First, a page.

Bryum capillare

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Identification notes

This is a very common species that the beginner will encounter quite quickly. It typically forms domed dense cushions or fills crevices on hard surfaces such as rocks and tree bases and manmade habitats such as walls, roofs, concrete and tarmac. It is not usually found on soil. The capsules are large, pendulous and freely produced.

Individual leaves are large and translucent with a long excurrent greenish hair point, and they are generally widest at or above the middle. Many other cushion forming acrocarps in this habitat have brighter green leaves because the light is scattered from their surface by papillae, but in Bryum the cells are smooth. One of the most characteristic features is that when dry the leaves twist around the stem in a corkscrew fashion. Sometimes tubers can be found.

Closely related species with similar leaves include the much less common Bryum moravicum and Bryum torquescens. Bryum moravicum is usually an epiphyte which forms rather looser patches on more friable organic substrates such as old bark that has begun to break down. It is characterised by plentiful tufts of thread-like axillary gemmae. Bryum torquescens is found on soil in open calcareous habitats such as chalk grassland. the leaves are not so twisted when dry, but fertile material is needed to be sure.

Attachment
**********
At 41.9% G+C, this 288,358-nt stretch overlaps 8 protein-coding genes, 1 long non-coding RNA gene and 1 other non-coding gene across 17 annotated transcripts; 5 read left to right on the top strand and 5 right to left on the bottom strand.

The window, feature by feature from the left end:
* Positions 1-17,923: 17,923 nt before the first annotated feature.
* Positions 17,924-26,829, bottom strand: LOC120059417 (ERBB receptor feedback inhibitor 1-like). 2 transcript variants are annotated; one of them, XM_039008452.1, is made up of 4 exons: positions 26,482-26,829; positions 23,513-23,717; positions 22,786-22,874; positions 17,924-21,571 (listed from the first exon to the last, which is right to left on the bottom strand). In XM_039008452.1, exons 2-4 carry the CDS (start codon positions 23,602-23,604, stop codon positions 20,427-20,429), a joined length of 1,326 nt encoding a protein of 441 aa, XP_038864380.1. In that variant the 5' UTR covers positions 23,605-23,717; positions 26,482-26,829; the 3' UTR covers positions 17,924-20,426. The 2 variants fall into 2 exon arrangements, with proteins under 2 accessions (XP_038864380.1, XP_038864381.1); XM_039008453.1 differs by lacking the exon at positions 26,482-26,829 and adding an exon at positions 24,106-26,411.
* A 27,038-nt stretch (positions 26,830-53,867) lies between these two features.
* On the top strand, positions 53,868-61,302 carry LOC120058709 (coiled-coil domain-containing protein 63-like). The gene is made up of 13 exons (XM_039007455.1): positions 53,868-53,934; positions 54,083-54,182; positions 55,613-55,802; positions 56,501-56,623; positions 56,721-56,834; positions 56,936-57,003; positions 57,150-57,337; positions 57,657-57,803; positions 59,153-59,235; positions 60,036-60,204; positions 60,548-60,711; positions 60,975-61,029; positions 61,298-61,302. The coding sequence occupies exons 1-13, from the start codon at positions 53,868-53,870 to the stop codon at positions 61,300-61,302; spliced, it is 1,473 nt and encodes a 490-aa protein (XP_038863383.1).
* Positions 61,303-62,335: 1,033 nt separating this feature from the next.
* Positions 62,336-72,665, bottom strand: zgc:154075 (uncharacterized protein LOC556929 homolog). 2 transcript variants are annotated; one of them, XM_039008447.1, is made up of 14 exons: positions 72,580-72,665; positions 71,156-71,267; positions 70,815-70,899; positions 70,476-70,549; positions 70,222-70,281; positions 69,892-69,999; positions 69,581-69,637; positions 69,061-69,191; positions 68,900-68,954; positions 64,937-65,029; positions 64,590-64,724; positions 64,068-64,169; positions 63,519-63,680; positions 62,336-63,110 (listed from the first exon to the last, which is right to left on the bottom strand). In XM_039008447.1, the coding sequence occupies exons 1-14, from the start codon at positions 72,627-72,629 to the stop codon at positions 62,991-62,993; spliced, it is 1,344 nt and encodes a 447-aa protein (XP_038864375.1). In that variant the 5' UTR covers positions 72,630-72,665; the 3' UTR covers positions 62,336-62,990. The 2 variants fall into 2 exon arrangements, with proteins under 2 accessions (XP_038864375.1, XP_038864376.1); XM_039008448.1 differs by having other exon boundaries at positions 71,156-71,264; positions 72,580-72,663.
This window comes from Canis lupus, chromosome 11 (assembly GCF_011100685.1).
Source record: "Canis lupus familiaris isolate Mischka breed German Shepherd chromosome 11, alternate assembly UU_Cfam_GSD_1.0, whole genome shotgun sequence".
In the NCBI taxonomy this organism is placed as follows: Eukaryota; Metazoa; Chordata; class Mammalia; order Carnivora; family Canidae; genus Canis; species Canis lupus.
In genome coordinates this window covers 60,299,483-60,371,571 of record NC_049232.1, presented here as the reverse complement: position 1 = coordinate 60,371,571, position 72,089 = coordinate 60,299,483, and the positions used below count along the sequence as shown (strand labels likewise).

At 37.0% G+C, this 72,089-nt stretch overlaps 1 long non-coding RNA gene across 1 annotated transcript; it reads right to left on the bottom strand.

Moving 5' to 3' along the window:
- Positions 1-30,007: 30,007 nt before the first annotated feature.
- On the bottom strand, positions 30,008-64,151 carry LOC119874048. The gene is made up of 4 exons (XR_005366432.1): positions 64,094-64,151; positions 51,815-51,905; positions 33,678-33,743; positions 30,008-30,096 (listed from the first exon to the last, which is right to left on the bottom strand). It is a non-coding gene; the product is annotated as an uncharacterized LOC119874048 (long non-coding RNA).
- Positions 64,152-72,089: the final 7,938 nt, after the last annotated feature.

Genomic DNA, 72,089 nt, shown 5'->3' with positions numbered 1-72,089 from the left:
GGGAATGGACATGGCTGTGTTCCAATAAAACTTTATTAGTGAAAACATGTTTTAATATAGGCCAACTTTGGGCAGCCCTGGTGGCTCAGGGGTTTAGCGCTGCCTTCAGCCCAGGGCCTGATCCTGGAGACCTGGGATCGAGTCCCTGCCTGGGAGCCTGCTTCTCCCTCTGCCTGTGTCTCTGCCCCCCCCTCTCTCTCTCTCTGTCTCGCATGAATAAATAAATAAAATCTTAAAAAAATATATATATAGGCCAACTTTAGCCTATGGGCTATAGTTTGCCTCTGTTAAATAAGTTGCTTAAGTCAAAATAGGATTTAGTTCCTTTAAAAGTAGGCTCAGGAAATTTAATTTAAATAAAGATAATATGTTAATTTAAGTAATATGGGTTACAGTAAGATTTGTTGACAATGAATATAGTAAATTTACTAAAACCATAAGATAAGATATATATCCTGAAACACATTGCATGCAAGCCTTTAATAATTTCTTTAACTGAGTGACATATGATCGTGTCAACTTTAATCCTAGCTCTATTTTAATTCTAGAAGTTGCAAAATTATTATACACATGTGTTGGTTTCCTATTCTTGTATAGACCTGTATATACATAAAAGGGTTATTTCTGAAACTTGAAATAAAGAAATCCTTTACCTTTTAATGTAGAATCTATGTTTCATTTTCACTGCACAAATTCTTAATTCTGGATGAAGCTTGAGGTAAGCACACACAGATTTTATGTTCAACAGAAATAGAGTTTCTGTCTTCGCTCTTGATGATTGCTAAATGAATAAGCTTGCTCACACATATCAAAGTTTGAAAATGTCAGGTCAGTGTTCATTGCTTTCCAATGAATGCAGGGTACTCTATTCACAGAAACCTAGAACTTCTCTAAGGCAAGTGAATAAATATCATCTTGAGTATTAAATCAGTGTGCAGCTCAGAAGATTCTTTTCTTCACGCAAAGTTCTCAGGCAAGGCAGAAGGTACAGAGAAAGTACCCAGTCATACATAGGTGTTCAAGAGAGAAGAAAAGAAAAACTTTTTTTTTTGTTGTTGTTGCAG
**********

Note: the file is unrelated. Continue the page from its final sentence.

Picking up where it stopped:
Read the Field Guide account

Distribution in Great Britain and Ireland

View distribution from the BBS Atlas 2014

Resources you may find useful

Holyoak, D. 2021. European Bryaceae.

David Holyoak’s book contains keys, detailed morphological, ecological and taxonomic descriptions and diagrams showing key features – and is highly recommended for anyone wishing to get to know Bryum species.

The Bryophyte identification page under Resources contains additional information on the genus Bryum, including an early version of the keys now published in David Holyoak’s book.

Bryophyte identification resources